The landscaping mistakes that are turning buyers away, according to the experts

We asked the experts about the landscaping mistakes that will put off potential buyers. Here's what they had to say...

landscaping mistakes that put off buyers
(Image credit: Getty Images)

When potential homebuyers view your property, they’re looking at more than just your home’s interior. According to a study published in the Journal of Real Estate Finance and Economics, homes with a higher level of curb appeal sell for an average of 7% more than similar houses with no curb appeal. 

Things such as your backyard landscaping ideas play a crucial role in your home’s curb appeal so it pays to get them right. These are the top landscaping mistakes that are turning buyers away. 

1. No landscaping

brick path in a backyard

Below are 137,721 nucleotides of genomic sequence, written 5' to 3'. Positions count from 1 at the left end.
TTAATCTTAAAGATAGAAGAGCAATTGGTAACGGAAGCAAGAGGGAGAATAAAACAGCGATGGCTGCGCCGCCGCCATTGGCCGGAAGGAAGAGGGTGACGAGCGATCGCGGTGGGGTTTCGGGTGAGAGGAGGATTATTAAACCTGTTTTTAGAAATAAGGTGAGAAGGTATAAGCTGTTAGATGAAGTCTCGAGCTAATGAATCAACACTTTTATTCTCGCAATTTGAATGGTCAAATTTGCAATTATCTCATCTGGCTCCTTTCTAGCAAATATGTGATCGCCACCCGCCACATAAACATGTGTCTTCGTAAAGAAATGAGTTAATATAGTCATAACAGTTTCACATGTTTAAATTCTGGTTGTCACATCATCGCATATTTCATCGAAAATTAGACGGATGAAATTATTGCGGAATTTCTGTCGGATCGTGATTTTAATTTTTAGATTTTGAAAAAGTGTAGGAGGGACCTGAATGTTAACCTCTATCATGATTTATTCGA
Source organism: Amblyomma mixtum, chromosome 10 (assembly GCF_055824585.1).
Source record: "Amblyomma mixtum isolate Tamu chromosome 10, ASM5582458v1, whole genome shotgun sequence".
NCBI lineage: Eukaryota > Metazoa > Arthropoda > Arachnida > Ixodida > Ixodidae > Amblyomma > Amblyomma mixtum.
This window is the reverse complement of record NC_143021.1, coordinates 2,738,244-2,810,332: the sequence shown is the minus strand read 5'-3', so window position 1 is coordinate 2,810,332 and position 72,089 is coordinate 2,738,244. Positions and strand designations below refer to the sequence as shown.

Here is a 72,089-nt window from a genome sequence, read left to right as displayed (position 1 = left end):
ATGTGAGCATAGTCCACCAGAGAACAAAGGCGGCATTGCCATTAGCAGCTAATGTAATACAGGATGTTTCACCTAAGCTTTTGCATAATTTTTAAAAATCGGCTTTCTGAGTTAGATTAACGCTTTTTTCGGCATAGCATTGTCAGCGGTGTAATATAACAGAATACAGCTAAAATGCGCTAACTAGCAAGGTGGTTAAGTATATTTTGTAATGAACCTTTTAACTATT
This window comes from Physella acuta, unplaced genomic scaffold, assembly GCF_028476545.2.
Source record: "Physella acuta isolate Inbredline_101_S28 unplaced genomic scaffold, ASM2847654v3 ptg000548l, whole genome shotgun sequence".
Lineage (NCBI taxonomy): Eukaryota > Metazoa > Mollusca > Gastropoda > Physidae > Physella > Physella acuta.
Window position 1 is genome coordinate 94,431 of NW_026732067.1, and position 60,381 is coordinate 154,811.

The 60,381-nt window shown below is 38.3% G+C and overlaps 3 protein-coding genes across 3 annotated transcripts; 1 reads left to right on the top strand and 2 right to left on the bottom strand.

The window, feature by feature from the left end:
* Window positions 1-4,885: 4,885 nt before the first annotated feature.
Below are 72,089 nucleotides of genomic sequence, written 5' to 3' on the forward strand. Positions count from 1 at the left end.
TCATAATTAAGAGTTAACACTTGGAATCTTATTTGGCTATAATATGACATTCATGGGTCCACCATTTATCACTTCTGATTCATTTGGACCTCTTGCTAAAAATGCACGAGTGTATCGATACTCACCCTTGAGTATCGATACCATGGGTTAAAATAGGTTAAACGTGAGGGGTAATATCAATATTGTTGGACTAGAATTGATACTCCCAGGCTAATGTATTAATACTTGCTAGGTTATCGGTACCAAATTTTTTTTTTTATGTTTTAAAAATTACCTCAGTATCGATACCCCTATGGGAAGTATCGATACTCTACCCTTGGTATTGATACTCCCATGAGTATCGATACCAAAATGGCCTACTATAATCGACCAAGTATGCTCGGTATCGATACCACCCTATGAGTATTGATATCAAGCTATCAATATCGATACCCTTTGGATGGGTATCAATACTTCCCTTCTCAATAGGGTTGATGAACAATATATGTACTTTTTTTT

(Image credit: Styer Landscaping)

The single biggest mistake you can make is to have no landscaping at all. Thinking about everything from your garden path ideas to your front porch ideas is key to making a great first impression. 

According to Mihal Gartenberg, a real estate agent at Warburg Realty in New York City, NY, most buyers prefer landscaping, and if you don’t have any, they know they’ll need to handle this task if they purchase your home. 'Once landscaping starts to feel like "a project" buyers are instantly wary,' she says. 'It does not mean they’ll walk away, but it does mean that they’re adding it to their list of pros and cons.'

2. Invasive or destructive trees and plants

best climbing plants: Hedera helix ivy

(Image credit: Alamy)

Trees and plants can add to your home’s landscaping – but only if you have the right kind.  Jean M. Rosalia, a realtor at Keller Williams Realty in Virginia Beach, VA, says one of the biggest landscaping mistakes that can turn buyers away is planting invasive or destructive trees, vines and privacy plants. 'When thinking of invasive plants, the first thing that comes to mind is bamboo because it's very hard to contain, spreads rapidly, and is even harder to get rid of.'